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Secretary of the Navy John D. Long to Rear Admiral William T. Sampson, Commander, North Atlantic Fleet



April 29, 1898.


     You are informed that we have telegrams from St. Vincent, Cape Verde Islands, stating in effect that the armored cruisers InfantaMaria Teresa, Cristobal Colon, Oquendo and Vizcaya; also the three torpedo-boat destroyers Pluton, Terror and Furor, sailed it is claimed “for Cuba” this morning. That at1 the same time the transports Ciudad de Cadiz and San Francisco, and the three torpedo-boats, Rayo, Ariete and Azor, left for the Canary Islands.  The transports and torpedo-boats returned shortly after leaving port, owing to a slight collision between the Ariete and Rayo at sea.

     There are also reports that the Pelayo is in Cadiz, but this had not been confirmed by reliable telegrams, though it is thought to be true.  The Department does not find any reliable information of her having left Spain for the Atlantic.2

     In order to obtain information regarding the Spanish fleet above mentioned, in case it should go to the West Indies, the Department has sent out two of the American Liners, the St. Louis and the Harvard, to cruise to the eastward of Guadeloupe and Martinique.  A copy of the orders to these vessels is appended.3

     It is also in contemplation to send a third Liner to cruise around the Island of Puerto Rico4 for the same object;all three vessels to telegraph to the Department and yourself as soon as they obtain reliable information.

     Though this Spanish squadron is reported in the telegrams above mentioned as being bound “for Cuba,” it seems very doubtful whether it would proceed immediately to your neighborhood; but it might possibly go into San Juan, Porto Rico, or to some other part of that Island, or to the eastern part of Cuba.  It is presumed that if they do take refuge in a port as above mentioned, that movement would be favorable to your operations against them.

      It has been frequently suggested that this Spanish squadron, or part of it, might proceed to the vicinity of Cape Saint Roque5 for the purpose of intercepting the Oregon and Marietta, now known to be on their way to reinforce you, and which are expected to arrive at Rio about the end of this month.

     Of course the Department need not remind you of the importance of confining the enemy in San Juan, Porto Rico, in case they go in there for coal or other supplies. It was a matter of common rumor some time ago that the Spanish authorities were preparing an old hulk or hulks, loaded with stone, for the purpose of obstructing the entrance to the harbor.  Whether these have been placed is not positively known.

     It has of course been suspected that the destination of the four Spanish armored cruisers and torpedo-destroyers might be the Atlantic Coast of the United States, probably to the northward, for the purpose of inflicting what injury they could upon our coastwise cities and towns, and capturing such of our merchant ships and smaller men-of-war as they might fall in with.  If this proves to be the case it may be considered necessary to detach one of the battleships of the squadron operating on the Coast of Cuba, to proceed to the northward and reinforce the flying squadron6 and such other vessels as we might have in that region, Therefore, in reflecting upon the situation you must be prepared to entertain the possibility of such detachment. It would seem that after such a detachment had been made, the squadron on the coast of Cuba would be still strong enough to meet any other Spanish ships that might appear, or to meet the four armored cruisers and the destroyers above mentioned, in case they should leave the northern coast and suddenly appear upon the Cuban coast; but if the four Spanish armored cruisers, after feinting upon the northern coast, proceed to the West Indies for the purpose of there joining the Pelayo, Alfonso Xlll, and Carlos V, it would be supposed that our northern squadron would follow them and reenforce you in operating against them.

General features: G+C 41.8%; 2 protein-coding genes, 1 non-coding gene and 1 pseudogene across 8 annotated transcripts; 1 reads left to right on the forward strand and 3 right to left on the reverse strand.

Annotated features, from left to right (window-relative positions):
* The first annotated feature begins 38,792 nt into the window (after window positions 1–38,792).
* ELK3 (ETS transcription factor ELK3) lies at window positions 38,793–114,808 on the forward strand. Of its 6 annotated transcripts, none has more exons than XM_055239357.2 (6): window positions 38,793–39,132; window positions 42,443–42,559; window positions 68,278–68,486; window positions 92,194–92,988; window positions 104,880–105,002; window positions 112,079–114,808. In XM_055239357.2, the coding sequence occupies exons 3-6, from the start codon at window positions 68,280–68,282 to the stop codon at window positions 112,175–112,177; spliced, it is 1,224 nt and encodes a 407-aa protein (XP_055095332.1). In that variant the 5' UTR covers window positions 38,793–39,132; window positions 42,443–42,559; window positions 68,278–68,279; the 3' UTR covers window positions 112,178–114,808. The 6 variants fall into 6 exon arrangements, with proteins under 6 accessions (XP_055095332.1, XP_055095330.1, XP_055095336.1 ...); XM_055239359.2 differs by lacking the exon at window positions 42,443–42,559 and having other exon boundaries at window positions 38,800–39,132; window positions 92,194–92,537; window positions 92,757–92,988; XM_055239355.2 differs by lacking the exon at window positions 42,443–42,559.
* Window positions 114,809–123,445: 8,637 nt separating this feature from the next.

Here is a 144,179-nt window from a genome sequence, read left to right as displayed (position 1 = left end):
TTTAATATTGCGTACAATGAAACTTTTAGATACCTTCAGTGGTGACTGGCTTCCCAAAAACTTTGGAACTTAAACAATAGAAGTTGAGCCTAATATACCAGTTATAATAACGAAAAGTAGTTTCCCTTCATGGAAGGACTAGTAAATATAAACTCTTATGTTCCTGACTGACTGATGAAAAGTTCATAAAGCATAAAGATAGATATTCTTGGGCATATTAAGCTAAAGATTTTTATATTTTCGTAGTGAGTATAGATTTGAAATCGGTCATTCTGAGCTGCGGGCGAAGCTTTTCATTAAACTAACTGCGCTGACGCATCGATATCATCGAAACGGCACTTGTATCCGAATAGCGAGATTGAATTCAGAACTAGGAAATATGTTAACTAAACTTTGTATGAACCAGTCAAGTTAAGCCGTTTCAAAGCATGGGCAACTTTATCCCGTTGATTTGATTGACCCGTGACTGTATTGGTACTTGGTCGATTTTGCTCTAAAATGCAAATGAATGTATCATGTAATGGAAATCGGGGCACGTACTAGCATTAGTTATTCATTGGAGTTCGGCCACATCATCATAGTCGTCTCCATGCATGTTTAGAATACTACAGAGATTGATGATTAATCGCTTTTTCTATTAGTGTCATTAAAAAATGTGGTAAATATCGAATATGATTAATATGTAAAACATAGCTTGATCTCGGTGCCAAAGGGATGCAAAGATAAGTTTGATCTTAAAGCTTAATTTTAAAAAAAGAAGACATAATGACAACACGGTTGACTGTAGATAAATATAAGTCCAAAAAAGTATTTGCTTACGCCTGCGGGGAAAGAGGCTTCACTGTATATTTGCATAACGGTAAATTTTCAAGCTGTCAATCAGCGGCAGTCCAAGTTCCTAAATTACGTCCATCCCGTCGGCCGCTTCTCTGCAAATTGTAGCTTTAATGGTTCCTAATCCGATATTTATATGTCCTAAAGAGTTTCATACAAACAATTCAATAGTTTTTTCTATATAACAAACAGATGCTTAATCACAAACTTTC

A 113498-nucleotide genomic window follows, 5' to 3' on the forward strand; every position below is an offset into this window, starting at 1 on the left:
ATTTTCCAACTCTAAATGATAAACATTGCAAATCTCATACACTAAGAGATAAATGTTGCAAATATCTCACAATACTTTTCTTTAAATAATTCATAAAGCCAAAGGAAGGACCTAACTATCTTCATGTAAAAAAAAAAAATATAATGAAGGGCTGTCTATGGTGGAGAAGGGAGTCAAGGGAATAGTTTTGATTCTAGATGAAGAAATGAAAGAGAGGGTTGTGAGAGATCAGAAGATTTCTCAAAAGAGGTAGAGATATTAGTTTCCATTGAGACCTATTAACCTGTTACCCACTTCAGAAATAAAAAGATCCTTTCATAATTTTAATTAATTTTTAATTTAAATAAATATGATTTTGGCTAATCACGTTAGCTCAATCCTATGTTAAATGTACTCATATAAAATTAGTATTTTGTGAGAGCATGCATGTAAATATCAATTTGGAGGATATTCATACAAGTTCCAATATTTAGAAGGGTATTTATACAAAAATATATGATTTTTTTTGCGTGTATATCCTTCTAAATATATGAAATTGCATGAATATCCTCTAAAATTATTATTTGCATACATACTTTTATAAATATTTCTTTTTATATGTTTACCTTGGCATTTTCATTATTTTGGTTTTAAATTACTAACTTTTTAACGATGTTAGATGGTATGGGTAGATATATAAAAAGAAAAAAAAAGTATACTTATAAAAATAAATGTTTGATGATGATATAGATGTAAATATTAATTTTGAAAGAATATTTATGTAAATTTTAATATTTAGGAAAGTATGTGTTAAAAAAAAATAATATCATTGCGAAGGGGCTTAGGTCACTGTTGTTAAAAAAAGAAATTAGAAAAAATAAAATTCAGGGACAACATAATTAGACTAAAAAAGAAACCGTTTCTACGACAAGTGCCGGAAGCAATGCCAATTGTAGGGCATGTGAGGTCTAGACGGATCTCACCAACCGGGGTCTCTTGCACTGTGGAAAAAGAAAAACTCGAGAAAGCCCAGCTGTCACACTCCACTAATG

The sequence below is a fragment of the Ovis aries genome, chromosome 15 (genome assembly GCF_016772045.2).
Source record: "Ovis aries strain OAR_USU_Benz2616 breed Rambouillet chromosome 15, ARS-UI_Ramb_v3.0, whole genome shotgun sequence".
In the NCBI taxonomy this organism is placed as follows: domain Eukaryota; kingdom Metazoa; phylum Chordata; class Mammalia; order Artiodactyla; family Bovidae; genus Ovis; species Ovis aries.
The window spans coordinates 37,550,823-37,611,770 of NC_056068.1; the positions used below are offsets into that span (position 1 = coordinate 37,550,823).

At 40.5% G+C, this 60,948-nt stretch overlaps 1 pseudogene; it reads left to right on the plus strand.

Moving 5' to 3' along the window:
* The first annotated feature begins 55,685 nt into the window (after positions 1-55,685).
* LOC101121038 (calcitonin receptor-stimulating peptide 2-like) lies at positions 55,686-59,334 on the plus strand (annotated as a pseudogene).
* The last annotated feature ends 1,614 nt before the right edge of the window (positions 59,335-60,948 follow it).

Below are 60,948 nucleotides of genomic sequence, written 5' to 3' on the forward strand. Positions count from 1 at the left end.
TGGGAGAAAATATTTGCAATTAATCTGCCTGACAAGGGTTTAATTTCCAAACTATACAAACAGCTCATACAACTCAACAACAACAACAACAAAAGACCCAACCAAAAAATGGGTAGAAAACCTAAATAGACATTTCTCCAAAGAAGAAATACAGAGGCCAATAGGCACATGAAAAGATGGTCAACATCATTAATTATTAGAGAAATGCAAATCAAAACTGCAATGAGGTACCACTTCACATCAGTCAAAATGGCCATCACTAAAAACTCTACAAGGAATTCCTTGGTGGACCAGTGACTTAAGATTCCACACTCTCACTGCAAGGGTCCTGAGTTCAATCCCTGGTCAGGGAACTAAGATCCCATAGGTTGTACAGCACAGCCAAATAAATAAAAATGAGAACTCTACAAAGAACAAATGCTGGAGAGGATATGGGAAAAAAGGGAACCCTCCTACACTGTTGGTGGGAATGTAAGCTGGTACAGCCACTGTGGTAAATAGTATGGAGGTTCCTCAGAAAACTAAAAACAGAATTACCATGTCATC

Of course the above is mostly speculation, and is given to you for what it may be worth; the matter of the combinations of the Spanish ships being doubtless one that you have reflected upon very much.

          Very respectfully

                             John D. Long


Source Note: TLS, DNA, RG 313, Entry 47. Addressed on separate page: “Rear Admiral/W. T. Sampson, U.S.N.,/Commanding U.S. Naval Force,/North Atlantic Station.” Printed on John D. Long/Secretary”stationery with a handwritten reference number: “106592.”

Footnote 1: That is, Cristoból Colón, Almirante Oquendo, and Plutón. The words “it is claimed” and “That at” are handwritten interlineations.

Footnote 2: Pelayo was unprepared to sail and was later assigned to the Squadron of Adm. Manuel de la Cámara y Libermoore. Trask, War with Spain, 142.

Footnote 4: Yale was selected to patrol off the coast of San Juan. For a report of its action, see, Capt. William C. Wise to Long, 13 May 1898, Report of the Bureau of Navigation, 1898, 367.

Footnote 5: Cape Saint Roque, Brazil.

Footnote 6: At the time, the Flying Squadron was based out of Hampton Roads, Virginia and intended to protect the East Coast of the United States until being ordered to Key West. See: Schley to Long, 18 May 1898.

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